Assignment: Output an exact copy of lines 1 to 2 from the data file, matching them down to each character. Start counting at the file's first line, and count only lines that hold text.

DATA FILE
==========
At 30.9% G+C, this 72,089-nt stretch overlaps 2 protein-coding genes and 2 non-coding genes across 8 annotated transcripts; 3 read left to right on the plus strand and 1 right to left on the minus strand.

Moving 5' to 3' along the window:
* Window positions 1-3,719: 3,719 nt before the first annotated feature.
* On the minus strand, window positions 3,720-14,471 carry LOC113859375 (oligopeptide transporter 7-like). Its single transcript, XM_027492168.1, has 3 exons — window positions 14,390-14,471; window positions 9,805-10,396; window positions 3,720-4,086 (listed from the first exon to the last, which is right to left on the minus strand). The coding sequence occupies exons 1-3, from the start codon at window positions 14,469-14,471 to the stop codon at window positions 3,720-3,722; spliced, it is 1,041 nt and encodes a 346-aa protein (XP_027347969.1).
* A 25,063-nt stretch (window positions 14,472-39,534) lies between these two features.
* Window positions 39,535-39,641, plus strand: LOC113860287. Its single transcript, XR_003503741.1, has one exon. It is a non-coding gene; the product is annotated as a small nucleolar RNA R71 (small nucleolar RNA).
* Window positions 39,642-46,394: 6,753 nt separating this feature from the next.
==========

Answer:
At 30.9% G+C, this 72,089-nt stretch overlaps 2 protein-coding genes and 2 non-coding genes across 8 annotated transcripts; 3 read left to right on the plus strand and 1 right to left on the minus strand.

Moving 5' to 3' along the window: